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Administrator Profile

Leading Sensibly

This California superintendent uses a measured approach to education while creating highperforming s

Gail Anderson Uilkema knew when she took her job as superintendent of the 2,600-student Piedmont (Calif.) School District in 1987 that this job would different from those she held previously.

For one, her son began in kindergarten that same year, giving her a wonderful perspective of how children, and parents, how well the district does its job.

Although she didn't know at the time that she would be staying in this job for at least 15 years, she says that many of her other district jobs were short stints, making her feel like "a sort of cleanup person." But when you stay in one place for such a long time, "You start cleaning up what you created. It's like a family, there are strengths and weaknesses."

Anderson Uilkema must have handled this transition well, because she was named the 2002 Superintendent of the Year at the American Association of School Administrators conference this February.

Anderson Uilkema must have handled this transition well, because she was named the 2002 Superintendent of the Year at the American Association of School Administrators conference this February.

"I am still riding on cloud nine," she says weeks after winning. "The award is so thrilling because it is a validation of the work that I and others have done over a long period of time. It is wonderful to be recognized by your colleagues and it is wonderful to be able to share the award with everyone with whom I work-faculty, staff, students, and community members."

The award's winner is selected by a blue ribbon panel convened by the AASA, which chooses from the 51 nominees submitted by each state. The program is in its 15th year; last year's winner was Secretary of Education Rod Paige.

While this job has been different from Anderson Uilkema's wide-ranging experiences, in a way it was a bit of a homecoming. She had completed her student teaching in the same district in the 1960s, and upon returning, she found she still knew many of the more tenured teachers in the district.

In between stints at Piedmont, she had made educational presentations in Africa, Australia and Asia while serving on the board of directors of the Association for the Advancement of International Education.

She recounted an experience in Nepal where a small girl led her by the hand to the local school. She was amazed by the lack of proper chairs and desks, but struck by the enthusiasm for learning present among all the students.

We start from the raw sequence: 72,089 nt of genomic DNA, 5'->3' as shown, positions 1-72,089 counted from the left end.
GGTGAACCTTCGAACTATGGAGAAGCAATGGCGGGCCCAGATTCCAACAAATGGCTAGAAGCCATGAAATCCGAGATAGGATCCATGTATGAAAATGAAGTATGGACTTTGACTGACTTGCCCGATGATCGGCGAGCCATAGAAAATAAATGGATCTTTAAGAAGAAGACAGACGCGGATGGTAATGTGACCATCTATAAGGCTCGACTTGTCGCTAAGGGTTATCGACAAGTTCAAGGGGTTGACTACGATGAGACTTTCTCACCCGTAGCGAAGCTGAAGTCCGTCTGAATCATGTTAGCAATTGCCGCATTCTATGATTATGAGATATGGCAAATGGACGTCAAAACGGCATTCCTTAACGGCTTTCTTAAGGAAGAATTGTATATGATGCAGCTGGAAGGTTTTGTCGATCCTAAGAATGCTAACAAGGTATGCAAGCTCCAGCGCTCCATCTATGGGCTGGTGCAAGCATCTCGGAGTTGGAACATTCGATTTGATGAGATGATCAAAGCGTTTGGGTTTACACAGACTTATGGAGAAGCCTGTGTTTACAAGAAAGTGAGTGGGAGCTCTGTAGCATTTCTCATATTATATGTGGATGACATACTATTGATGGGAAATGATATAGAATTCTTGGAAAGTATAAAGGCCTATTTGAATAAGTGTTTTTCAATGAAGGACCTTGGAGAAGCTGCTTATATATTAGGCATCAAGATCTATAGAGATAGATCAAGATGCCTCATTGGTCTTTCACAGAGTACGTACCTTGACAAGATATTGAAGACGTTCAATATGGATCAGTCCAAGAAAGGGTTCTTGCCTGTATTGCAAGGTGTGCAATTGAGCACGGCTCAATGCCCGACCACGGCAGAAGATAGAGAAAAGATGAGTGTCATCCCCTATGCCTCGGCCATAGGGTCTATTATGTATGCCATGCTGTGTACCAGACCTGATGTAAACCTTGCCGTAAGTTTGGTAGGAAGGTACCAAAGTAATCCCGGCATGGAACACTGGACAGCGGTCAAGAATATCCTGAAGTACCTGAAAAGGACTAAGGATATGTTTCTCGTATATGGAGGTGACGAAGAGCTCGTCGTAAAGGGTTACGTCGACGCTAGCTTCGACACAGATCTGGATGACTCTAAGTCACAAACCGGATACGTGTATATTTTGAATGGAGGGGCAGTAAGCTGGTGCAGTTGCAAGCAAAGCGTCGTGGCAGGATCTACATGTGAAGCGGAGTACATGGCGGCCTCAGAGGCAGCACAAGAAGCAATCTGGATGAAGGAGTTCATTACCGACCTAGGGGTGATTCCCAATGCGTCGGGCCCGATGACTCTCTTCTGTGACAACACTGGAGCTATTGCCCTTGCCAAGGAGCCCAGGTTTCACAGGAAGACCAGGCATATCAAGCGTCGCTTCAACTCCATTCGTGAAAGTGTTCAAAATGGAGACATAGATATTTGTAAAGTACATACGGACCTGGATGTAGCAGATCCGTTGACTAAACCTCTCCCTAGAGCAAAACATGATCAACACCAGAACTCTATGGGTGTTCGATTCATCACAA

Solving Funding Problems

Although her current district is an affluent suburb of Oakland, it faces its own funding problems. "Funding is a huge problem in California," she notes. The state's system gives the district just about $5,000 per student per year. And because her district is totally residential, she knew that any additional tax dollars would come right from residents, only one-third of which have children in the school system.

But by working with the community, the district has managed to pass a $30 million bond for school renovation and construction. Last year, 78 percent of residents passed a $4.2 million parcel tax to lower class sizes, add art classes and offer extra curricular activities.

While her district boasts the top test scores in the state and 98 percent of students go onto college, Anderson Uilkema says she has "concerns about the over-emphasis on testing. I'm for accountability, but I like to focus on creative teaching and learning."

Piedmont takes a somewhat different strategy when it creates its curricula, she says. First, she looked at the district's strengths and incorporated them into the coursework, then she made sure the curricula matched the state standards.

With all of the accomplishments of her district, perhaps it is best known as the district whose students are featured in the bird calling contest shown annually on The Tonight Show Students study various bird species, than work hard to imitate the various noises they make. "It teaches poise and confidence and it's one of the most meaningful times of their life here," she says.

"Although our students get into all the major colleges in the country, when they return to visit they never talk about standardized testing," she adds.

Wayne D'Orio,, is editorial director.